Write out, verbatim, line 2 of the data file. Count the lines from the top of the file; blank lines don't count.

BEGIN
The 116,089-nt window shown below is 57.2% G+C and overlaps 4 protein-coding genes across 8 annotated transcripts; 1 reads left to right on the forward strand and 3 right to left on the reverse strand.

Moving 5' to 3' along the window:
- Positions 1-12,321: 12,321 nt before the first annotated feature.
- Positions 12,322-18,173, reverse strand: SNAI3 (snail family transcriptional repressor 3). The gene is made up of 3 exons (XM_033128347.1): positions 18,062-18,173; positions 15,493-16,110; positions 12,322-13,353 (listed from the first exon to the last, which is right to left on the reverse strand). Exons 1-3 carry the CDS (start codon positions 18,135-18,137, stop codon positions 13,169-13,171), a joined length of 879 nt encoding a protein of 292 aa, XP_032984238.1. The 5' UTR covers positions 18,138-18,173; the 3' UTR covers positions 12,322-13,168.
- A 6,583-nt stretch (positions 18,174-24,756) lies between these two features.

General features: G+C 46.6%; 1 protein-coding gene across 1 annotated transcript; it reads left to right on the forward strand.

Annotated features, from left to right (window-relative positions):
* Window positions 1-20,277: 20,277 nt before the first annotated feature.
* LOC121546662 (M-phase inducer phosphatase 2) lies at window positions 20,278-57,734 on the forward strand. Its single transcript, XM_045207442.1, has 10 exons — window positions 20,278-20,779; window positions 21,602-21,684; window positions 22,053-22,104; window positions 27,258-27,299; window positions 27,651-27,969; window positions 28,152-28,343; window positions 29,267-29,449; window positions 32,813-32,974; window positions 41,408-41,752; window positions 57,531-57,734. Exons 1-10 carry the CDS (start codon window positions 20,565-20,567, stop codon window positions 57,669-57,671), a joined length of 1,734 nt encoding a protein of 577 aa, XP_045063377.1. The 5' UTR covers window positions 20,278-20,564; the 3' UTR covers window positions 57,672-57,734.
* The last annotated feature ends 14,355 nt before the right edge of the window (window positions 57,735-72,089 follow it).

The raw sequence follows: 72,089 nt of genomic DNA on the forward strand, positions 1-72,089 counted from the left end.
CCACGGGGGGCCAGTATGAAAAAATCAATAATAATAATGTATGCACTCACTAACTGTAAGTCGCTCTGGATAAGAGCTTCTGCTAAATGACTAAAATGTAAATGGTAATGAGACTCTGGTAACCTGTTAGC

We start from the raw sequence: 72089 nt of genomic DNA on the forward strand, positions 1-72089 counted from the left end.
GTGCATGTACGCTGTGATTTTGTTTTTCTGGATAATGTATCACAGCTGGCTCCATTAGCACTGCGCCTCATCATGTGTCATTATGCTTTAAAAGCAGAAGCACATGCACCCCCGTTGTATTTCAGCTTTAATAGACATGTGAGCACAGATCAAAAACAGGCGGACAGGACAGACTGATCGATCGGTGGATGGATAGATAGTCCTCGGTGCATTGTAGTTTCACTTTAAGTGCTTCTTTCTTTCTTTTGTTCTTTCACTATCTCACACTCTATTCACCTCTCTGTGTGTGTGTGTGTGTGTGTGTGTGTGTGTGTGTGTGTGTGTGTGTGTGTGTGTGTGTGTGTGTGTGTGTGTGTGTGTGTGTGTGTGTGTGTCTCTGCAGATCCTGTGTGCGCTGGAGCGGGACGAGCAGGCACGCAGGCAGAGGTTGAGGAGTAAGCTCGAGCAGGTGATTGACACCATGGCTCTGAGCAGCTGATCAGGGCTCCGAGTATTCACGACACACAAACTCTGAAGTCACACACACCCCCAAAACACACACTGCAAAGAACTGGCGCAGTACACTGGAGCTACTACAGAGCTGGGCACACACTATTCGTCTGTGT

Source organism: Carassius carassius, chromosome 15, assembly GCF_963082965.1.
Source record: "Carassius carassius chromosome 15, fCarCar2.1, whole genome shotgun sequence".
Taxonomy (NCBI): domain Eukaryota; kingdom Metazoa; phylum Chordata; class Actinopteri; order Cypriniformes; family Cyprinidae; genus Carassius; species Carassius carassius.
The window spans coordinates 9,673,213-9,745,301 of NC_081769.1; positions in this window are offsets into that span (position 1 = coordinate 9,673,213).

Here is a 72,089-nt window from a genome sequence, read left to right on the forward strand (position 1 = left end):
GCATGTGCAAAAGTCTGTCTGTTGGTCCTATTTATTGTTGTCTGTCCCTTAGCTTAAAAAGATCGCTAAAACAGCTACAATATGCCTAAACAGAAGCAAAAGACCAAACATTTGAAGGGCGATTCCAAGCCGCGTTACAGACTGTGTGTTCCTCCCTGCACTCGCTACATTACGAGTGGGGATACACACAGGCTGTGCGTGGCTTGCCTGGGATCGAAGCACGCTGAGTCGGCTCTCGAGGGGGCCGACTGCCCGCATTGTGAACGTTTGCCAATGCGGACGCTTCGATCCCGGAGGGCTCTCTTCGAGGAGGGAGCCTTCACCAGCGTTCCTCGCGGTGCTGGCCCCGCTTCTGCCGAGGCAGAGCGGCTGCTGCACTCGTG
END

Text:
Moving 5' to 3' along the window: